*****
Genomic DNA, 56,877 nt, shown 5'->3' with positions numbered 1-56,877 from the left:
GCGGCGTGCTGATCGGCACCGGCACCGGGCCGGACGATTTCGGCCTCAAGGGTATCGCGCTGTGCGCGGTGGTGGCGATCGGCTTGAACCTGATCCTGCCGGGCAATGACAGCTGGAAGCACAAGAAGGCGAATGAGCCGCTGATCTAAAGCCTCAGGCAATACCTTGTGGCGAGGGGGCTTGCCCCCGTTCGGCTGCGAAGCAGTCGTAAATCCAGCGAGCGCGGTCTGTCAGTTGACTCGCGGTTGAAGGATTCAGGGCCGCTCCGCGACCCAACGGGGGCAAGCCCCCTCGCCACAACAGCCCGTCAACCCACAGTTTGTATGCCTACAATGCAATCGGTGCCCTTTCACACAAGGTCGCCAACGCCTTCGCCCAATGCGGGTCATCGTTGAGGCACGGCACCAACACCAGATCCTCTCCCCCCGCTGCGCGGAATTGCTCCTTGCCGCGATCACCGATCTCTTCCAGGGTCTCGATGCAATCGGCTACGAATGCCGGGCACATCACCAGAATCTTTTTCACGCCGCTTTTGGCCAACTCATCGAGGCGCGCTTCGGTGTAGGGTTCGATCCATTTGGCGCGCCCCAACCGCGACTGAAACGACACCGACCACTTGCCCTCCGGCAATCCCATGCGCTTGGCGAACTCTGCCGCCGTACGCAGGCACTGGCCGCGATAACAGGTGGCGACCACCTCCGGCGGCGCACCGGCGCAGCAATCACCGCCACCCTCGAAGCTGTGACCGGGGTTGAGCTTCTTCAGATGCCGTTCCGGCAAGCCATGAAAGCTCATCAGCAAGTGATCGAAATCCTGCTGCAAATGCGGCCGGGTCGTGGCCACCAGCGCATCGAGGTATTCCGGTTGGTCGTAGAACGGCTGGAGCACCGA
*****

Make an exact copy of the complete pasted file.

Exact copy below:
Genomic DNA, 56,877 nt, shown 5'->3' with positions numbered 1-56,877 from the left:
GCGGCGTGCTGATCGGCACCGGCACCGGGCCGGACGATTTCGGCCTCAAGGGTATCGCGCTGTGCGCGGTGGTGGCGATCGGCTTGAACCTGATCCTGCCGGGCAATGACAGCTGGAAGCACAAGAAGGCGAATGAGCCGCTGATCTAAAGCCTCAGGCAATACCTTGTGGCGAGGGGGCTTGCCCCCGTTCGGCTGCGAAGCAGTCGTAAATCCAGCGAGCGCGGTCTGTCAGTTGACTCGCGGTTGAAGGATTCAGGGCCGCTCCGCGACCCAACGGGGGCAAGCCCCCTCGCCACAACAGCCCGTCAACCCACAGTTTGTATGCCTACAATGCAATCGGTGCCCTTTCACACAAGGTCGCCAACGCCTTCGCCCAATGCGGGTCATCGTTGAGGCACGGCACCAACACCAGATCCTCTCCCCCCGCTGCGCGGAATTGCTCCTTGCCGCGATCACCGATCTCTTCCAGGGTCTCGATGCAATCGGCTACGAATGCCGGGCACATCACCAGAATCTTTTTCACGCCGCTTTTGGCCAACTCATCGAGGCGCGCTTCGGTGTAGGGTTCGATCCATTTGGCGCGCCCCAACCGCGACTGAAACGACACCGACCACTTGCCCTCCGGCAATCCCATGCGCTTGGCGAACTCTGCCGCCGTACGCAGGCACTGGCCGCGATAACAGGTGGCGACCACCTCCGGCGGCGCACCGGCGCAGCAATCACCGCCACCCTCGAAGCTGTGACCGGGGTTGAGCTTCTTCAGATGCCGTTCCGGCAAGCCATGAAAGCTCATCAGCAAGTGATCGAAATCCTGCTGCAAATGCGGCCGGGTCGTGGCCACCAGCGCATCGAGGTATTCCGGTTGGTCGTAGAACGGCTGGAGCACCGA